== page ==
A Severe Mercy and the Redeemer of Man

The last assignment for my students this semester is Sheldon Vanauken’s A Severe Mercy. It is the story about love, conversion, and death. He has a beautiful description of his young love and marriage to his wife Jean, nicknamed Davy. Their love was their religion; he said they made a “Shining Barrier”around themselves and their love. They loved each other and they loved beauty. They go abroad, to Oxford, for study and there they encounter C. S. Lewis and a circle of Christians who teach and study at Oxford. That at the outset broke a barrier for them, challenged an assumption — intelligent people cannot possibly believe in Christianity. Yet there they were — physicists, literary critics, historians — believers. Sheldon and Davy, although sceptical, are both attracted to Christianity.  They were attracted by the joy — “The best argument for Christianity is Christians — their joy, their certainty, their completeness.” (85) C. S. Lewis exchanged correspondence with Sheldon and this helped them make their towards faith. Lewis at one point warned him, “The Holy Spirit is after you, I doubt if you will get away.” And sure enough, reading the gospel brought him to Christ and Lewis helped him to see the way to frame the question of faith — not as a proof but as a matter of trust in people, and probability of narrative. His wife came to faith earlier than he did. But she was with him as he made the final step or leap to faith. There are some very rich passages in this book, itself a compelling narrative. Here is one to ponder about the role of beauty in his conversion:

I was coming to love the Jesus that emerged from the New Testament writings. I had impulses to fall on my knees and reach out to him. I suspected all of the yearnings for I knew not what that I had ever felt — when autumn leaves were burning in the twilight, when wild geese flew crying overhead, when I looked up a bare branches  against the stars, when spring arrived on an April morning — were in truths yearnings for him. For God. I yearned towards him. (94)

It is very suggestive of St John of the Cross, a spontaneous reaching out in a mystical mode. In the Spiritual Canticle he says: “My heart was kindled . . . the desires and affections are all stirred and in that loving enkindlement of the heart are changed into divine affections and the soul through love is reduced to naught save love only. And at this season of love,  there takes place this stirring of the reins of the desires of the will which is much like to a torture of  yearning to see God.” C. S. Lewis was spot on — “The Holy Spirit is after you, I doubt if you will get away.”

And he does finally choose to believe because “Christianity has the ring, the feel, of unique truth. Of essential truth. By it life is made full instead of empty, meaningful instead of meaningless. Cosmos becomes beautiful at the Centre, instead of chillingly ugly beneath the lovely pathos of spring.” (99)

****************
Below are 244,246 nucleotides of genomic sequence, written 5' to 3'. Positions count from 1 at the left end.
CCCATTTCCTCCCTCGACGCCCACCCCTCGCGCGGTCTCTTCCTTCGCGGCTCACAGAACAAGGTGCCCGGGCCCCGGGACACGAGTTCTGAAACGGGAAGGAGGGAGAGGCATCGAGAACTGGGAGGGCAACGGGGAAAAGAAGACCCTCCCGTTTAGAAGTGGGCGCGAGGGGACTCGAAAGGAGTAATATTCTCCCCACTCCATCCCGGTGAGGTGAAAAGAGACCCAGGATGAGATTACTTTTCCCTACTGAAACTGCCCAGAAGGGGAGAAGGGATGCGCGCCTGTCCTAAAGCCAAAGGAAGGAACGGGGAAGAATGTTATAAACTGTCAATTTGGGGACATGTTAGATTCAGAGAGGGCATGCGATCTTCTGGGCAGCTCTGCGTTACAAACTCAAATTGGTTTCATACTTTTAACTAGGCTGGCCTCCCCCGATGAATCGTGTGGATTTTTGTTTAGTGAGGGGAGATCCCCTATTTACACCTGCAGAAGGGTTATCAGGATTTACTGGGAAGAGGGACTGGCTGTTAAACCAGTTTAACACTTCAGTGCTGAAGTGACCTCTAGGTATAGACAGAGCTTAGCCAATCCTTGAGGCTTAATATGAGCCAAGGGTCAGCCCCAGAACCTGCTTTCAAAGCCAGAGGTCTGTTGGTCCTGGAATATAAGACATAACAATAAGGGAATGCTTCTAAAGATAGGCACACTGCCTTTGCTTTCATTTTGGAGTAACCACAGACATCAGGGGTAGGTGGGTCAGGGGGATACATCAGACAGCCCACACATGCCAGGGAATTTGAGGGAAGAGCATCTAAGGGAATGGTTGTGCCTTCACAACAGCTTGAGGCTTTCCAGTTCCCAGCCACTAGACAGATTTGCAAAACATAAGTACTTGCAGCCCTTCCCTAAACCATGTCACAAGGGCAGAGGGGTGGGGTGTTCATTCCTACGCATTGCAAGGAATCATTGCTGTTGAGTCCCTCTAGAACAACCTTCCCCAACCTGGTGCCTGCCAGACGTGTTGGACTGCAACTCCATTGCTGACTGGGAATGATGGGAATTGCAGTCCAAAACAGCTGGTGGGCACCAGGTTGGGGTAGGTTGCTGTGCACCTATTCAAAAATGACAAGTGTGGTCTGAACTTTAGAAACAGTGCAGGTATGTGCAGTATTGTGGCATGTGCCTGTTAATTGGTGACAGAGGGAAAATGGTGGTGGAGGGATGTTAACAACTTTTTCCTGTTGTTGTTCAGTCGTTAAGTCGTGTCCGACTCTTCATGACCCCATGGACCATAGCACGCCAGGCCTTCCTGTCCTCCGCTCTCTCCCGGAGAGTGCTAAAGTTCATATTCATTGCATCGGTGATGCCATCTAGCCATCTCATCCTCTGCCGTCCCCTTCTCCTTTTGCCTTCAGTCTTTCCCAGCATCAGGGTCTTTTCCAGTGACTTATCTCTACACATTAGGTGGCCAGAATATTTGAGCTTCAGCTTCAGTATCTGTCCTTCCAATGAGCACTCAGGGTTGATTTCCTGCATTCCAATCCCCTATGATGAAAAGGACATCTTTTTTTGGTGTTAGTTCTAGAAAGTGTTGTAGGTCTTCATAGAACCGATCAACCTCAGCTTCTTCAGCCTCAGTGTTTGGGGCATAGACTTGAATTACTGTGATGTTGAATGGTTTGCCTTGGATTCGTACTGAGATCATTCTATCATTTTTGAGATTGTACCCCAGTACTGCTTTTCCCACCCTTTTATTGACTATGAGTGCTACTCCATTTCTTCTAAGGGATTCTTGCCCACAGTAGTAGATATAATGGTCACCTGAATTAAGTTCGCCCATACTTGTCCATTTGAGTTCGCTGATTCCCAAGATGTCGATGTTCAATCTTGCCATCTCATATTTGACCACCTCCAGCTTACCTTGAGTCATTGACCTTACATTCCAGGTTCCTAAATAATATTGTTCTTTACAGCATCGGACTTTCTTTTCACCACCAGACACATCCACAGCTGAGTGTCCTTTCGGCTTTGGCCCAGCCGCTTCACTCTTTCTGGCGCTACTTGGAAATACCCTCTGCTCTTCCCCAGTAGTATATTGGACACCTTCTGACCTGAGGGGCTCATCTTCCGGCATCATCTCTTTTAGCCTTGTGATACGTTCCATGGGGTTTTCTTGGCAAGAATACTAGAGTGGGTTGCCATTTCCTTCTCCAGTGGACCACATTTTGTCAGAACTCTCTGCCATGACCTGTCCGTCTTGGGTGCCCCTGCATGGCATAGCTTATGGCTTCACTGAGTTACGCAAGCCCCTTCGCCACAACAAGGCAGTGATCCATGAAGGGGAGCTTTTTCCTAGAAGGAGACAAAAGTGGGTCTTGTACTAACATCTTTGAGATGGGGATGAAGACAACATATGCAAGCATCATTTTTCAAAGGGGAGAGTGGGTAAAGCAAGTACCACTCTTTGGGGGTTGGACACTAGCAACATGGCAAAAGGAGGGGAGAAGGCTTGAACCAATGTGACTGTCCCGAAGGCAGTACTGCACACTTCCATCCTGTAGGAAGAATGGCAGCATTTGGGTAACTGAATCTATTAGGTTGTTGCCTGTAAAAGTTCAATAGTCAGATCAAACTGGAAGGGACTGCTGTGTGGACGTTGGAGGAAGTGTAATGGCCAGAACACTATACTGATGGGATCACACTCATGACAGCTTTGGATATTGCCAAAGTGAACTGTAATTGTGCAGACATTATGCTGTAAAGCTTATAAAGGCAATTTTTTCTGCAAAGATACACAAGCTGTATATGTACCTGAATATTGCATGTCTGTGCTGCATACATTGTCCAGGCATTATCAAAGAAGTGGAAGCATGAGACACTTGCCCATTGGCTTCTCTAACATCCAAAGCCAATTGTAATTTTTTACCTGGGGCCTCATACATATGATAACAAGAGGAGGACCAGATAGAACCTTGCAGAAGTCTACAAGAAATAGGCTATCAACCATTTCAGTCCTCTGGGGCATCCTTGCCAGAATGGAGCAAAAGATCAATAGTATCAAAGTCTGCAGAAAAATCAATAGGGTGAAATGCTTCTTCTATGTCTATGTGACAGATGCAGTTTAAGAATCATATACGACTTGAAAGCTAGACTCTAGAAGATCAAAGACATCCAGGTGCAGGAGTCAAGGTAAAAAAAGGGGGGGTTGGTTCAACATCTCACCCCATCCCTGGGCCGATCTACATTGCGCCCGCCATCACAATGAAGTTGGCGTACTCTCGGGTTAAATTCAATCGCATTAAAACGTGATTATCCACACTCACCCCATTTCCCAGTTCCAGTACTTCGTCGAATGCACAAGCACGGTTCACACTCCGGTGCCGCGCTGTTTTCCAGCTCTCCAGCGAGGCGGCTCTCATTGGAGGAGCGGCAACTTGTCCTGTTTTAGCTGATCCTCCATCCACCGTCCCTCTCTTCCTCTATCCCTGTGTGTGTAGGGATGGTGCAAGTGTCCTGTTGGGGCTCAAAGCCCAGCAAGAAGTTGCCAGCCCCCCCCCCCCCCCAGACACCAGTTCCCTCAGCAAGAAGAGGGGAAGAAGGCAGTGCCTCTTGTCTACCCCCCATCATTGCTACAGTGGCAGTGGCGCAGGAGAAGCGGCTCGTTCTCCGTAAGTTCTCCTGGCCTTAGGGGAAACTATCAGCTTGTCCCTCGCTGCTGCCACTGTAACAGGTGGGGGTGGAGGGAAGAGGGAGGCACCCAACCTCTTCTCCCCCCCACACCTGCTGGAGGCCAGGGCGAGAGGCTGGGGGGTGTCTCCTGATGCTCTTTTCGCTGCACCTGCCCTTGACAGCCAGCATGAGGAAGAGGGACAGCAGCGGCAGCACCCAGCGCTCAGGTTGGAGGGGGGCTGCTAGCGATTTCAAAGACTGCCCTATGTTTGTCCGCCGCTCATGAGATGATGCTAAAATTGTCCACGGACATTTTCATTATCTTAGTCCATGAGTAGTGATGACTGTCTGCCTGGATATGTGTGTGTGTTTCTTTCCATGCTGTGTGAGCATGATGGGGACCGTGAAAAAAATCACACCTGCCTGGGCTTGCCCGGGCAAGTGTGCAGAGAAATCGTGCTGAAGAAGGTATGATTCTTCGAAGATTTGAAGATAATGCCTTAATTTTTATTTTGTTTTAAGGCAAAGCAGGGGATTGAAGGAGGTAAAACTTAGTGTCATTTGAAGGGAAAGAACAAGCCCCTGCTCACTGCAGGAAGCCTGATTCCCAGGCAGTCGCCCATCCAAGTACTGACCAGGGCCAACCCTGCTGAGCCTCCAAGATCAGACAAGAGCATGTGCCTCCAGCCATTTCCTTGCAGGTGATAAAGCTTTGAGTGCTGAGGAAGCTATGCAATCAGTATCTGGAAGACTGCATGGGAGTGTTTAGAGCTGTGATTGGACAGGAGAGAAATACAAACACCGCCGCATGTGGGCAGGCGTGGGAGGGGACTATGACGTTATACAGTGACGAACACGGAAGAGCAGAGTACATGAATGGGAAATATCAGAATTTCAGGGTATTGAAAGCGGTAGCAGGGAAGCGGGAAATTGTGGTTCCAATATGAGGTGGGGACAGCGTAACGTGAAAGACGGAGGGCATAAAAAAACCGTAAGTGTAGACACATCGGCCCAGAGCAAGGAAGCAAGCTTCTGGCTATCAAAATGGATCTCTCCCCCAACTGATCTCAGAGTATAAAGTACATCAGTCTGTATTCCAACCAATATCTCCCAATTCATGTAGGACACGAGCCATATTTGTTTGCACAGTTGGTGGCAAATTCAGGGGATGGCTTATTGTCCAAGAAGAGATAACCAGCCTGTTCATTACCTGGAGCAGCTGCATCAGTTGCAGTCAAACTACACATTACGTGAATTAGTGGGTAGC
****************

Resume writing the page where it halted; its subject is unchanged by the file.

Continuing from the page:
He wrote a superb poem about his leap of faith, entitled “The Gap.” The last two lines are very powerful (Our only hope: to leap into the Word/That opens up the shattered universe) but the entire poem must be read:

Did Jesus live? And did he really say
The burning words that banish mortal fear?
And are they true? Just this is central, here
The Church must stand or fall. It’s Christ we weigh.

All else is off the point: the Flood, the Day
Of Eden, or the Virgin Birth–Have done!
The Question is, did God send us the Son
Incarnate crying Love! Love is the Way!

Between the probable and proved there yawns
A gap. Afraid to jump, we stand absurd,
Then see behind us sink the ground and, worse,
Our very standpoint crumbling. Desperate dawns
Our only hope: to leap into the Word
That opens up the shattered universe.

The conversion of Sheldon and Jean offer a remarkable testimony to the approach to Christ outlined by  John Paul II in Redeemer of Man. There he proclaims “Man cannot live without love.  He remains a being that is incomprehensible for himself, his life is senseless, if love is not revealed to him, if he does not encounter love, if he does not experience it and make it his own, if he does not participate intimately in it.” §10 This reality Sheldon and Jean discovered and tried to protect and nourish. But they soon came to learn that “this is why Christ the Redeemer ‘fully reveals man to himself’.” Sheldon had premonitions of the cross in his very perceptions of beauty. It took his Oxford friends to show him its real meaning. This is the pattern John Paul II proposes:

the Redemption that took place through the Cross has definitively restored his dignity to man and given back meaning to his life in the world, a meaning that was lost to a considerable extent because of sin. And for that reason, the Redemption was accomplished in the paschal mystery, leading through the Cross and death to Resurrection.§10

Thus it is the path for us all to step out in faith so we affirm that “in Christ and through Christ man has acquired full awareness of his dignity, of the heights to which he is raised, of the surpassing worth of his own humanity, and of the meaning of his existence.”§11 As Sheldon and Jean struggle with her untimely death they also learn that “love is greater than sin, than weakness, than the “futility of creation”, it is stronger than death.” C. S. Lewis told Sheldon that her death was a “severe mercy.” And again John Paul II said  “This revelation of love is also described as mercy; and in man’s history this revelation of love and mercy has taken a form and a name: that of Jesus Christ.”


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